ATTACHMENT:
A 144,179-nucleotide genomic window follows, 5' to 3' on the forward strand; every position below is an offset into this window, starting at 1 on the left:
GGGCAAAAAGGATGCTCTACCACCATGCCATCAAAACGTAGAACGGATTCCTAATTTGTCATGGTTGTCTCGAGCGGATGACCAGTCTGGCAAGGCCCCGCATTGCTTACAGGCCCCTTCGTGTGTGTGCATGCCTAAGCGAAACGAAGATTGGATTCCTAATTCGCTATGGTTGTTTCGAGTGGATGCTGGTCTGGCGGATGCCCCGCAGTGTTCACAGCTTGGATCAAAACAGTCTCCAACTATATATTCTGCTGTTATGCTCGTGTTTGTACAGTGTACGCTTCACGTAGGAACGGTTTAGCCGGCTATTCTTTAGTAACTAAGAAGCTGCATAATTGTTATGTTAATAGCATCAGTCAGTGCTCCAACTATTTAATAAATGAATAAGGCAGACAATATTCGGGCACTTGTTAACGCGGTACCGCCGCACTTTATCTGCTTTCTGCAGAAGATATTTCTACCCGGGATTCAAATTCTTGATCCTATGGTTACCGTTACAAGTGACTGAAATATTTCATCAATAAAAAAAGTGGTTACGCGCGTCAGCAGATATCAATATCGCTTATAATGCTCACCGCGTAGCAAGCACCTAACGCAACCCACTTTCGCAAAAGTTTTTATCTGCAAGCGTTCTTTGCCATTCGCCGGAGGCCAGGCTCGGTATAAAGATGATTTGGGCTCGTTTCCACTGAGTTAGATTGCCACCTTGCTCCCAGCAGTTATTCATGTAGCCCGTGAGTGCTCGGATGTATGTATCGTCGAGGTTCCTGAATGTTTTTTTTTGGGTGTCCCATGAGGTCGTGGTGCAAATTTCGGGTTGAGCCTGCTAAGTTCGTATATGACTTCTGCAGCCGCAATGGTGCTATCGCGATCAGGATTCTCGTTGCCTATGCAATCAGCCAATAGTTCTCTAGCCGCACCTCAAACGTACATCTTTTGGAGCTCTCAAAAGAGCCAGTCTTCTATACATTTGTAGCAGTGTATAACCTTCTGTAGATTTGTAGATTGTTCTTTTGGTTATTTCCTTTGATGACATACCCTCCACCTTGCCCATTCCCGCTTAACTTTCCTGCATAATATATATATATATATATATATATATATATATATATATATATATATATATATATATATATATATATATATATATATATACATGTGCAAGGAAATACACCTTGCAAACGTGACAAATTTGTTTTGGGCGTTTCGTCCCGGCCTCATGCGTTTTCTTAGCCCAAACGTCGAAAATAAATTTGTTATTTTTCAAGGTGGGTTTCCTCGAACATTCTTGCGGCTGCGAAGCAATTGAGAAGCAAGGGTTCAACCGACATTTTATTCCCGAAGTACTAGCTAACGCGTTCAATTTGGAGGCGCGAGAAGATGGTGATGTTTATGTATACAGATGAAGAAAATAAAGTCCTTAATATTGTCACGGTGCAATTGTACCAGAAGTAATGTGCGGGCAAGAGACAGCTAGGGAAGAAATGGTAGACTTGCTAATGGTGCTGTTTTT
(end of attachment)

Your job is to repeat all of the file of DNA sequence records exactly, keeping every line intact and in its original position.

A 144,179-nucleotide genomic window follows, 5' to 3' on the forward strand; every position below is an offset into this window, starting at 1 on the left:
GGGCAAAAAGGATGCTCTACCACCATGCCATCAAAACGTAGAACGGATTCCTAATTTGTCATGGTTGTCTCGAGCGGATGACCAGTCTGGCAAGGCCCCGCATTGCTTACAGGCCCCTTCGTGTGTGTGCATGCCTAAGCGAAACGAAGATTGGATTCCTAATTCGCTATGGTTGTTTCGAGTGGATGCTGGTCTGGCGGATGCCCCGCAGTGTTCACAGCTTGGATCAAAACAGTCTCCAACTATATATTCTGCTGTTATGCTCGTGTTTGTACAGTGTACGCTTCACGTAGGAACGGTTTAGCCGGCTATTCTTTAGTAACTAAGAAGCTGCATAATTGTTATGTTAATAGCATCAGTCAGTGCTCCAACTATTTAATAAATGAATAAGGCAGACAATATTCGGGCACTTGTTAACGCGGTACCGCCGCACTTTATCTGCTTTCTGCAGAAGATATTTCTACCCGGGATTCAAATTCTTGATCCTATGGTTACCGTTACAAGTGACTGAAATATTTCATCAATAAAAAAAGTGGTTACGCGCGTCAGCAGATATCAATATCGCTTATAATGCTCACCGCGTAGCAAGCACCTAACGCAACCCACTTTCGCAAAAGTTTTTATCTGCAAGCGTTCTTTGCCATTCGCCGGAGGCCAGGCTCGGTATAAAGATGATTTGGGCTCGTTTCCACTGAGTTAGATTGCCACCTTGCTCCCAGCAGTTATTCATGTAGCCCGTGAGTGCTCGGATGTATGTATCGTCGAGGTTCCTGAATGTTTTTTTTTGGGTGTCCCATGAGGTCGTGGTGCAAATTTCGGGTTGAGCCTGCTAAGTTCGTATATGACTTCTGCAGCCGCAATGGTGCTATCGCGATCAGGATTCTCGTTGCCTATGCAATCAGCCAATAGTTCTCTAGCCGCACCTCAAACGTACATCTTTTGGAGCTCTCAAAAGAGCCAGTCTTCTATACATTTGTAGCAGTGTATAACCTTCTGTAGATTTGTAGATTGTTCTTTTGGTTATTTCCTTTGATGACATACCCTCCACCTTGCCCATTCCCGCTTAACTTTCCTGCATAATATATATATATATATATATATATATATATATATATATATATATATATATATATATATATATATATATATATATATATACATGTGCAAGGAAATACACCTTGCAAACGTGACAAATTTGTTTTGGGCGTTTCGTCCCGGCCTCATGCGTTTTCTTAGCCCAAACGTCGAAAATAAATTTGTTATTTTTCAAGGTGGGTTTCCTCGAACATTCTTGCGGCTGCGAAGCAATTGAGAAGCAAGGGTTCAACCGACATTTTATTCCCGAAGTACTAGCTAACGCGTTCAATTTGGAGGCGCGAGAAGATGGTGATGTTTATGTATACAGATGAAGAAAATAAAGTCCTTAATATTGTCACGGTGCAATTGTACCAGAAGTAATGTGCGGGCAAGAGACAGCTAGGGAAGAAATGGTAGACTTGCTAATGGTGCTGTTTTT